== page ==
nor defence; on the contrary, he will only enrage at the temerity of
offering to confute him. But when he knows you are his daughter, his
honour will then be concerned in yours, and it will be as much his
desire to have it cleared, as it is now to have it censured.”

“Wait at least your return, and let us try what can be done with him.”

“Oh why,” cried Delvile, with much earnestness, “must I linger out month
after month in this wretched uncertainty! If I wait I am undone! my
father, by the orders I must unavoidably leave, will discover the
preparations making without his consent, and he will work upon you in my
absence, and compel you to give me up!”

“Are you sure,” said she, half smiling, “he would have so much power?”

“I am but too sure, that the least intimation, in his present irritable
state of mind, reaching him of my intentions, would make him not
scruple, in his fury, pronouncing some malediction upon my disobedience
that _neither_ of us, I must own, could tranquilly disregard.”

This was an argument that came home to Cecilia, whose deliberation upon
it, though silent, was evidently not unfavourable.

He then told her that with respect to settlements, he would instantly
have a bond drawn up, similar to that prepared for their former intended
union, which should be properly signed and sealed, and by which he would
engage himself to make, upon coming to his estate, the same settlement
upon her that was made upon his mother.

“And as, instead of keeping up three houses,” he continued, “in the
manner my father does at present, I mean to put my whole estate _out to
nurse_, while we reside for a while abroad, or in the country, I doubt
not but in a very few years we shall be as rich and as easy as we shall
desire.”

He told her, also, of his well-founded expectations from the Relations
already mentioned; which the concurrence of his mother with his marriage
would thence forward secure to him.

He then, with more coherence, stated his plan at large. He purposed,
without losing a moment, to return to London; he conjured her, in the
name of his mother, to set out herself early the next day, that the
following evening might be dedicated wholly to Mrs Delvile: through her
intercession he might then hope Cecilia’s compliance, and every thing on
the morning after should be prepared for their union. The long-desired
ceremony over, he would instantly ride post to his father, and pay him,
at least, the respect of being the first to communicate it. He would
then attend his mother to the Continent, and leave the arrangement
of everything to his return. “Still, therefore, as a single man,” he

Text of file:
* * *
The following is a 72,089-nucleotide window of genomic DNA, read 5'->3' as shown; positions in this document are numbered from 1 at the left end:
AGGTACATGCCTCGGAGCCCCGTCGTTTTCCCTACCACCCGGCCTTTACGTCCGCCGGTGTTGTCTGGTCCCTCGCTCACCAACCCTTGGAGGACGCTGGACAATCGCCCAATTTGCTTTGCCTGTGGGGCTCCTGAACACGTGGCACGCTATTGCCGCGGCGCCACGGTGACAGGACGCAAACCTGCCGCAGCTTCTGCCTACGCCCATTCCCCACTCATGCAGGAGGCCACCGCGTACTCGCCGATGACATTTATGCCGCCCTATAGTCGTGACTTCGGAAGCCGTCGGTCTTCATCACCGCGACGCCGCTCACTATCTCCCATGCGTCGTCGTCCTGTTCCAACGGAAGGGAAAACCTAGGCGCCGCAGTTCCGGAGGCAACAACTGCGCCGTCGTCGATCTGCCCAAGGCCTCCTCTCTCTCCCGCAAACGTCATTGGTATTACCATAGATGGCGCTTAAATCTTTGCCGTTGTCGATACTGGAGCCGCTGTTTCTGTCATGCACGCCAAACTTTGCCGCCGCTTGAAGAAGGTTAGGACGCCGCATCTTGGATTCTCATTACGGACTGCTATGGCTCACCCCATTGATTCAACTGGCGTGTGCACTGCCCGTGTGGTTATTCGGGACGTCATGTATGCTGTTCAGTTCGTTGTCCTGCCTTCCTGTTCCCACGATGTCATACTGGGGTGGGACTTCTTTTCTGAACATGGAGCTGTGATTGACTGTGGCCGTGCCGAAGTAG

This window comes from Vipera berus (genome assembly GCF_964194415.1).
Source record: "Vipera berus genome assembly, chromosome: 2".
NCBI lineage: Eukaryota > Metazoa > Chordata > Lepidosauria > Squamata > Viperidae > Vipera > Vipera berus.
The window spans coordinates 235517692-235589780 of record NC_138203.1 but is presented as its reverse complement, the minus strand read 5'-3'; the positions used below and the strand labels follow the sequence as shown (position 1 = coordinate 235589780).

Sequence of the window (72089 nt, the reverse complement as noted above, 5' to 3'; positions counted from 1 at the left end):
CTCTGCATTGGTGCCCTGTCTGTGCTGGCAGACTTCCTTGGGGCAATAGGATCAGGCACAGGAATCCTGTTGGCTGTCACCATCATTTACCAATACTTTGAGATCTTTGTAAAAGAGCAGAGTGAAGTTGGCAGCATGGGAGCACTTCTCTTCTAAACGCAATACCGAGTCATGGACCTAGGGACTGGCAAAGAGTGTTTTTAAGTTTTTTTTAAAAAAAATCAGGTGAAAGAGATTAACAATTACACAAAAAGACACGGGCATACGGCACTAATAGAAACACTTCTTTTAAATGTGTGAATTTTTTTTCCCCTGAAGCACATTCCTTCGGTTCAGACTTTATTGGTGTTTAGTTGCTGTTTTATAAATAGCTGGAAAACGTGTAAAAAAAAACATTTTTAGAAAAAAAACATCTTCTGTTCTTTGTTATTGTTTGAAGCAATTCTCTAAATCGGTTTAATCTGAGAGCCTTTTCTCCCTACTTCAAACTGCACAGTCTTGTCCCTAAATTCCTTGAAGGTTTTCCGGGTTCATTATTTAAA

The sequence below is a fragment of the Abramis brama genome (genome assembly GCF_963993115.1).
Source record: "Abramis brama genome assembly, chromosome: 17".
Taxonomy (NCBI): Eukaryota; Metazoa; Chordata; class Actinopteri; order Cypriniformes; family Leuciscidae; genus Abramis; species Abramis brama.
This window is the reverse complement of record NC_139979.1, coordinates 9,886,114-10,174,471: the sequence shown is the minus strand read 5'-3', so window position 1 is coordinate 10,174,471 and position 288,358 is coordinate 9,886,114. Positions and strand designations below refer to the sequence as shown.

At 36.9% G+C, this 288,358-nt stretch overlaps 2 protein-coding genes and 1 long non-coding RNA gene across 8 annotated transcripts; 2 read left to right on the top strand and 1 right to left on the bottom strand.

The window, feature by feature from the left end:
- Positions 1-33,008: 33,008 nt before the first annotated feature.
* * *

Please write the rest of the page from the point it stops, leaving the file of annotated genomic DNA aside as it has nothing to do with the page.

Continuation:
continued, “I mean to make the journey, and I shall take care, by the
time I return, to have all things in readiness for claiming my sweet
Bride. Tell me, then, now, if you can reasonably oppose this plan?”

“Indeed,” said Cecilia, after some hesitation, “I cannot see the
necessity of such violent precipitancy.”

“Do you not try me too much,” cried Delvile, impatiently, “to talk now
of precipitancy! after such painful waiting, such wearisome expectation!
I ask you not to involve your own affairs in confusion by accompanying
me abroad; sweet to me as would be such an indulgence, I would not make
a run-away of you in the opinion of the world. All I wish is the secret
certainty I cannot be robbed of you, that no cruel machinations may
again work our separation, that you are mine, unalterably mine, beyond
the power of caprice or ill fortune.”

Cecilia made no answer; tortured with irresolution, she knew not upon
what to determine.

“We might then, according to the favour or displeasure of my father,
settle wholly abroad for the present, or occasionally visit him in
England; my mother would be always and openly our friend--Oh be firm,
then, I conjure you, to the promise you have given her, and deign to be
mine on the conditions she prescribes. She will be bound to you for ever
by so generous a concession, and even her health may be restored by the
cessation of her anxieties. With such a wife, such a mother, what
will be wanting for _me_! Could I lament not being richer, I must be
rapacious indeed!--Speak, then, my Cecilia! relieve me from the agony
of this eternal uncertainty, and tell me your word is invariable as your
honour, and tell me my mother gives not her sanction in vain!”

Cecilia sighed deeply, but, after some hesitation, said, “I little knew
what I had promised, nor know I now what to perform!--there must ever, I
find, be some check to human happiness! yet, since upon these terms, Mrs
Delvile herself is content to wish me of her family--”

She stopt; but, urged earnestly by Delvile, added “I must not, I think,
withdraw the powers with which I entrusted her.”

Delvile, grateful and enchanted, now forgot his haste and his business,
and lost every wish but to re-animate her spirits: she compelled him,